Let the function $F\colon On \rightarrow On$ be defined by the following recursion:

$F(0) = \aleph_0$

$F(\alpha+1) = 2^{F(\alpha)}$ (cardinal exponentiation)

$F(\lambda) = \sup\{F(\alpha): \alpha \lt \lambda\}$ for $\lambda$ a limit ordinal

Prove that there is a fixed point for $F$, i.e. an ordinal $\kappa$ with $F(\kappa) = \kappa$.

Are such fixed points always cardinals?

Thoughts: So I can see that such a fixed point is going to have to be for a limit ordinal, since the function is strictly increasing for successor ordinals.

$F(\lambda) = \sup\{\aleph_{\alpha}: \alpha \lt \lambda\}$

I feel as if $\aleph_{\omega}$ might be a fixed point and suspect that any fixed points have to be cardinals, but I don't have a justification for either.

I'm not sure how to go about proving a fixed point exists and whether it has to always be a cardinal.


Fixed points are points such that $F(\alpha)=\alpha$. It is certainly not true that $F(\omega_\omega)=\omega_\omega$, and it depends on the continuum function (which can be changed quite wildly between models of $\sf ZFC$) whether or not $2^{\aleph_n}=\aleph_k$ for $k<\omega$ at all.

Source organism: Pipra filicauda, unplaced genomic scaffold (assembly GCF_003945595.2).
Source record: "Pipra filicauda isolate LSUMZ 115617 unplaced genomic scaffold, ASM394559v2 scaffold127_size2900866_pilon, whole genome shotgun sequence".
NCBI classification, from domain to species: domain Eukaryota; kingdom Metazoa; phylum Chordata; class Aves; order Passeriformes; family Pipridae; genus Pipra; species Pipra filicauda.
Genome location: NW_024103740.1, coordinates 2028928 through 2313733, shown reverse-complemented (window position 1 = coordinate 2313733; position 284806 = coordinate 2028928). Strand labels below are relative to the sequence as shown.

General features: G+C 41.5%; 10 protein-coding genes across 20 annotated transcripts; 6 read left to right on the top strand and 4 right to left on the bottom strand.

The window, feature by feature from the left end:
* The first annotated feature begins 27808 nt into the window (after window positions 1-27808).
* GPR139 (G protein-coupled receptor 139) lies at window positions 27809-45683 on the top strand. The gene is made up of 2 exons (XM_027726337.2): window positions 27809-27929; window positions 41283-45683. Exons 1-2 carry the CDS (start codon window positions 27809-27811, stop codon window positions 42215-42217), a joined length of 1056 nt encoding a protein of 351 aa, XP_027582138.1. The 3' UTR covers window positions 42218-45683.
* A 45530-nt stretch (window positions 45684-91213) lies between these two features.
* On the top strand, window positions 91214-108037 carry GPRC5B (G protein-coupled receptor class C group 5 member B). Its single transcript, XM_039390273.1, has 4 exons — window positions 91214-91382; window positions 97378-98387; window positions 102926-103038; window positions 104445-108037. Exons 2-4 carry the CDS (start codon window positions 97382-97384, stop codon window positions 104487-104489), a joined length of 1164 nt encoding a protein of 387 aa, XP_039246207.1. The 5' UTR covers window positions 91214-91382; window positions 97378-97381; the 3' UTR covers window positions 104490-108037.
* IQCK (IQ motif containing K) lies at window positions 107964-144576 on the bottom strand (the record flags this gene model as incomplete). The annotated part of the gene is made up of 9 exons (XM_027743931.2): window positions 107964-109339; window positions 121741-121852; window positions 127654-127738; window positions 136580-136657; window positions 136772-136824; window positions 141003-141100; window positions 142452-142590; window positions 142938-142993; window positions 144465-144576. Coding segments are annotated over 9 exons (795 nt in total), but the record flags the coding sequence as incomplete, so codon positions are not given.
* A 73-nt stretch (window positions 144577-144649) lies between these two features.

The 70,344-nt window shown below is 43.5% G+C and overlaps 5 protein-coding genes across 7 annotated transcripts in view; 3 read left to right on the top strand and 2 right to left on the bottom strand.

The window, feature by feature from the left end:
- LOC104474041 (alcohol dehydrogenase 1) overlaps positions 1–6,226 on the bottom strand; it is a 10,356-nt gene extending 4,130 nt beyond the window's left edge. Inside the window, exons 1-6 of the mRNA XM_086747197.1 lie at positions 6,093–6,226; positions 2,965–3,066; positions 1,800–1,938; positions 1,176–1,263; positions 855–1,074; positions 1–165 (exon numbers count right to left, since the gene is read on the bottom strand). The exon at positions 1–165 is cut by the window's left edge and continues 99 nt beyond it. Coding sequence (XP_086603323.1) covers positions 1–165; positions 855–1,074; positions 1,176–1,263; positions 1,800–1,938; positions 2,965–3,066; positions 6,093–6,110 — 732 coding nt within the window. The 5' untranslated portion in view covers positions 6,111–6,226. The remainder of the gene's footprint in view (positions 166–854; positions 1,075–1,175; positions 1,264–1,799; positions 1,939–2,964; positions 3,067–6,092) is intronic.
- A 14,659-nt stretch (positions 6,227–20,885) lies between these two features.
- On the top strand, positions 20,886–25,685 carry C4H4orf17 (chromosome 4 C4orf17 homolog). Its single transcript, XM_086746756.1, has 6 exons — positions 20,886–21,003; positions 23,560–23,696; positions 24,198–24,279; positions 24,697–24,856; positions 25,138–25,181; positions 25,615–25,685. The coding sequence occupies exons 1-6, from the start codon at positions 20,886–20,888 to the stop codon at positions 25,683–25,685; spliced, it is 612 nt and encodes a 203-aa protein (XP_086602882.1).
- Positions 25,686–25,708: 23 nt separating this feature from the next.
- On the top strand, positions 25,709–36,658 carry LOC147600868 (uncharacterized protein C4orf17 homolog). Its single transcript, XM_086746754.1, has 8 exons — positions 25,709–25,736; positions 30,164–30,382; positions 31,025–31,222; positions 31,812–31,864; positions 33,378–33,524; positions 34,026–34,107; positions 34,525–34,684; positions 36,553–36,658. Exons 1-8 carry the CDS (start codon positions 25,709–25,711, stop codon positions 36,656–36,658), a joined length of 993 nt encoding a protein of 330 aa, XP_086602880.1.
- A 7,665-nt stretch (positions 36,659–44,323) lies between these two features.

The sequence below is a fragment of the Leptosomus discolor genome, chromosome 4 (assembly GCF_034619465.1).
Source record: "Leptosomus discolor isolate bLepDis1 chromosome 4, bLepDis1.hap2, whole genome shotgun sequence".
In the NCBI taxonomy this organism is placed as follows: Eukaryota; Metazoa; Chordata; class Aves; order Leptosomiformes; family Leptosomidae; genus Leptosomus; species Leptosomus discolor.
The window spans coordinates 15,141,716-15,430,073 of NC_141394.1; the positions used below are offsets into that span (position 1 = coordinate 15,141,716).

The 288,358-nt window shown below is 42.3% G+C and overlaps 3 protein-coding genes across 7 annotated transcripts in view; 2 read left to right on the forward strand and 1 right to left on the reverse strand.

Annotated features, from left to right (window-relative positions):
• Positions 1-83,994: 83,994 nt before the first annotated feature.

The easy part, that a fixed point is always a cardinal, just show that $F(\alpha)$ is always a cardinal.

To show that there is a fixed point at all, you need to construct a sequence which has gaps that are increasing further and further. What happens $\lambda_{n+1}=F(\aleph_{\lambda_n})$? What is the limit of this sequence?

(As a side remark, this function is often denoted by $\beth$, and the numbers are called $\beth$ numbers.)


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